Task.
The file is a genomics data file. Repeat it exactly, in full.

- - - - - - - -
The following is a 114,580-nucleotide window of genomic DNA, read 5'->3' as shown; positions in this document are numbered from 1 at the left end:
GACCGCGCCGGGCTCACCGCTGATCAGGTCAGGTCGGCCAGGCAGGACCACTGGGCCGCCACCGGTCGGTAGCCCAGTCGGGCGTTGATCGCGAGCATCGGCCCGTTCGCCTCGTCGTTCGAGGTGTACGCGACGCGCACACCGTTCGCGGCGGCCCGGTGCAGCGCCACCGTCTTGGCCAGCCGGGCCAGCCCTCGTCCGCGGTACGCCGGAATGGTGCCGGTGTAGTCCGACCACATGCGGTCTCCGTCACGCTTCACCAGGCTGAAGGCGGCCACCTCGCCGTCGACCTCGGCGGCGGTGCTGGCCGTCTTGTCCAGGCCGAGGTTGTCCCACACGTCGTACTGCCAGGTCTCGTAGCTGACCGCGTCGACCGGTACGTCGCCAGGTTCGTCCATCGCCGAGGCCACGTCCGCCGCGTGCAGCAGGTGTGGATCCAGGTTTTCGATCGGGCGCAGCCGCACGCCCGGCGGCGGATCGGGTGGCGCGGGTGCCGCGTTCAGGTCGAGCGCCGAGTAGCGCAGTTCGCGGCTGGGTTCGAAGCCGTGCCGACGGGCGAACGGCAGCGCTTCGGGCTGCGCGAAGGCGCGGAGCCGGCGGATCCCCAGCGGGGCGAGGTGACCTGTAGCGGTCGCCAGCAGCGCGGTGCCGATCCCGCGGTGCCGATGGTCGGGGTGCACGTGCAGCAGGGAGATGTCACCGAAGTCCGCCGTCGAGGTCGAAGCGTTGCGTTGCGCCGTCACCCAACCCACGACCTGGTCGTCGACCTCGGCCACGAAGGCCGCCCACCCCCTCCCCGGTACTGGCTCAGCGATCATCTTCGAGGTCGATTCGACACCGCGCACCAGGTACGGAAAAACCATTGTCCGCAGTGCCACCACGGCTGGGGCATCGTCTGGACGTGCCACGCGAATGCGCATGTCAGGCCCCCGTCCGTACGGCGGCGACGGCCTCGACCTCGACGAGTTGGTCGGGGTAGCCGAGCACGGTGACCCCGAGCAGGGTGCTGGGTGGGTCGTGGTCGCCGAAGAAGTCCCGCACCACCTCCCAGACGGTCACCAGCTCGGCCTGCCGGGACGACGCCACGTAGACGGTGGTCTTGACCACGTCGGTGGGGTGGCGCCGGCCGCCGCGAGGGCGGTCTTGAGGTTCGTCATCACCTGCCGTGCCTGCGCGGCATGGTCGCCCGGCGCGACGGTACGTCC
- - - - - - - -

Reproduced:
The following is a 114,580-nucleotide window of genomic DNA, read 5'->3' as shown; positions in this document are numbered from 1 at the left end:
GACCGCGCCGGGCTCACCGCTGATCAGGTCAGGTCGGCCAGGCAGGACCACTGGGCCGCCACCGGTCGGTAGCCCAGTCGGGCGTTGATCGCGAGCATCGGCCCGTTCGCCTCGTCGTTCGAGGTGTACGCGACGCGCACACCGTTCGCGGCGGCCCGGTGCAGCGCCACCGTCTTGGCCAGCCGGGCCAGCCCTCGTCCGCGGTACGCCGGAATGGTGCCGGTGTAGTCCGACCACATGCGGTCTCCGTCACGCTTCACCAGGCTGAAGGCGGCCACCTCGCCGTCGACCTCGGCGGCGGTGCTGGCCGTCTTGTCCAGGCCGAGGTTGTCCCACACGTCGTACTGCCAGGTCTCGTAGCTGACCGCGTCGACCGGTACGTCGCCAGGTTCGTCCATCGCCGAGGCCACGTCCGCCGCGTGCAGCAGGTGTGGATCCAGGTTTTCGATCGGGCGCAGCCGCACGCCCGGCGGCGGATCGGGTGGCGCGGGTGCCGCGTTCAGGTCGAGCGCCGAGTAGCGCAGTTCGCGGCTGGGTTCGAAGCCGTGCCGACGGGCGAACGGCAGCGCTTCGGGCTGCGCGAAGGCGCGGAGCCGGCGGATCCCCAGCGGGGCGAGGTGACCTGTAGCGGTCGCCAGCAGCGCGGTGCCGATCCCGCGGTGCCGATGGTCGGGGTGCACGTGCAGCAGGGAGATGTCACCGAAGTCCGCCGTCGAGGTCGAAGCGTTGCGTTGCGCCGTCACCCAACCCACGACCTGGTCGTCGACCTCGGCCACGAAGGCCGCCCACCCCCTCCCCGGTACTGGCTCAGCGATCATCTTCGAGGTCGATTCGACACCGCGCACCAGGTACGGAAAAACCATTGTCCGCAGTGCCACCACGGCTGGGGCATCGTCTGGACGTGCCACGCGAATGCGCATGTCAGGCCCCCGTCCGTACGGCGGCGACGGCCTCGACCTCGACGAGTTGGTCGGGGTAGCCGAGCACGGTGACCCCGAGCAGGGTGCTGGGTGGGTCGTGGTCGCCGAAGAAGTCCCGCACCACCTCCCAGACGGTCACCAGCTCGGCCTGCCGGGACGACGCCACGTAGACGGTGGTCTTGACCACGTCGGTGGGGTGGCGCCGGCCGCCGCGAGGGCGGTCTTGAGGTTCGTCATCACCTGCCGTGCCTGCGCGGCATGGTCGCCCGGCGCGACGGTACGTCC